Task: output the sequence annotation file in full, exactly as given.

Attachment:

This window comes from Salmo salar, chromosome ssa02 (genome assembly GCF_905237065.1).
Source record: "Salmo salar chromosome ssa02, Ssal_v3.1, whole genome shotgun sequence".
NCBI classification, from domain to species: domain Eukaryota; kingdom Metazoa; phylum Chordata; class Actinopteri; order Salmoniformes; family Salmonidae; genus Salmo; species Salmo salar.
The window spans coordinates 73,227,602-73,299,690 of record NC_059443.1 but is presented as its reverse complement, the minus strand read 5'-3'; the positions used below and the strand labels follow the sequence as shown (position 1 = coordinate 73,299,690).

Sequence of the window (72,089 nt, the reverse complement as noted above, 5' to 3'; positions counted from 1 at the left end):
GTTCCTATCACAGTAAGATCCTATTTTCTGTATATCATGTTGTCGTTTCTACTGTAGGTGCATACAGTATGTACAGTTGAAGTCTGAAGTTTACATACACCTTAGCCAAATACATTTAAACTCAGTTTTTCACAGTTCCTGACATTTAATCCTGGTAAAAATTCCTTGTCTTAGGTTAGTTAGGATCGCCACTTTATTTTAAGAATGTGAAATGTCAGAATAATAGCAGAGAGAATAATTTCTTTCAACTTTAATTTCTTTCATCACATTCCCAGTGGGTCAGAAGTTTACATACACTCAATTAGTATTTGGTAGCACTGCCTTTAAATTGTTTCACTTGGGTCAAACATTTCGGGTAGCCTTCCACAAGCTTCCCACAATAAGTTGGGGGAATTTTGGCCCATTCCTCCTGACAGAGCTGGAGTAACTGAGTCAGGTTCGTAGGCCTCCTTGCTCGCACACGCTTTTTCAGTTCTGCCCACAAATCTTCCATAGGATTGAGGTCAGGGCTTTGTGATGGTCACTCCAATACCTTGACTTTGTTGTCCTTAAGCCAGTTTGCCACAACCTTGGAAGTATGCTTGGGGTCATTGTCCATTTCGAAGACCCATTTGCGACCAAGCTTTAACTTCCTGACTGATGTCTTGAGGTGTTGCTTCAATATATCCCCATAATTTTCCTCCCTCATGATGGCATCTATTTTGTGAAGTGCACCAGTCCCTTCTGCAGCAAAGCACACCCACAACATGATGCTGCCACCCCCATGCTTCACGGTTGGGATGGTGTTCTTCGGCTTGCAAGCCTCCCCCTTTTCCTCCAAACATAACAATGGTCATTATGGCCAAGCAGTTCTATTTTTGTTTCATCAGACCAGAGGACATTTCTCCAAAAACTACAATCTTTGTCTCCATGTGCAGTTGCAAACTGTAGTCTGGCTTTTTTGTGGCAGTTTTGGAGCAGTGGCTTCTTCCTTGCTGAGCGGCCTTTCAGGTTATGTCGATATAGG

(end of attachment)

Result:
This window comes from Salmo salar, chromosome ssa02 (genome assembly GCF_905237065.1).
Source record: "Salmo salar chromosome ssa02, Ssal_v3.1, whole genome shotgun sequence".
NCBI classification, from domain to species: domain Eukaryota; kingdom Metazoa; phylum Chordata; class Actinopteri; order Salmoniformes; family Salmonidae; genus Salmo; species Salmo salar.
The window spans coordinates 73,227,602-73,299,690 of record NC_059443.1 but is presented as its reverse complement, the minus strand read 5'-3'; the positions used below and the strand labels follow the sequence as shown (position 1 = coordinate 73,299,690).

Sequence of the window (72,089 nt, the reverse complement as noted above, 5' to 3'; positions counted from 1 at the left end):
GTTCCTATCACAGTAAGATCCTATTTTCTGTATATCATGTTGTCGTTTCTACTGTAGGTGCATACAGTATGTACAGTTGAAGTCTGAAGTTTACATACACCTTAGCCAAATACATTTAAACTCAGTTTTTCACAGTTCCTGACATTTAATCCTGGTAAAAATTCCTTGTCTTAGGTTAGTTAGGATCGCCACTTTATTTTAAGAATGTGAAATGTCAGAATAATAGCAGAGAGAATAATTTCTTTCAACTTTAATTTCTTTCATCACATTCCCAGTGGGTCAGAAGTTTACATACACTCAATTAGTATTTGGTAGCACTGCCTTTAAATTGTTTCACTTGGGTCAAACATTTCGGGTAGCCTTCCACAAGCTTCCCACAATAAGTTGGGGGAATTTTGGCCCATTCCTCCTGACAGAGCTGGAGTAACTGAGTCAGGTTCGTAGGCCTCCTTGCTCGCACACGCTTTTTCAGTTCTGCCCACAAATCTTCCATAGGATTGAGGTCAGGGCTTTGTGATGGTCACTCCAATACCTTGACTTTGTTGTCCTTAAGCCAGTTTGCCACAACCTTGGAAGTATGCTTGGGGTCATTGTCCATTTCGAAGACCCATTTGCGACCAAGCTTTAACTTCCTGACTGATGTCTTGAGGTGTTGCTTCAATATATCCCCATAATTTTCCTCCCTCATGATGGCATCTATTTTGTGAAGTGCACCAGTCCCTTCTGCAGCAAAGCACACCCACAACATGATGCTGCCACCCCCATGCTTCACGGTTGGGATGGTGTTCTTCGGCTTGCAAGCCTCCCCCTTTTCCTCCAAACATAACAATGGTCATTATGGCCAAGCAGTTCTATTTTTGTTTCATCAGACCAGAGGACATTTCTCCAAAAACTACAATCTTTGTCTCCATGTGCAGTTGCAAACTGTAGTCTGGCTTTTTTGTGGCAGTTTTGGAGCAGTGGCTTCTTCCTTGCTGAGCGGCCTTTCAGGTTATGTCGATATAGG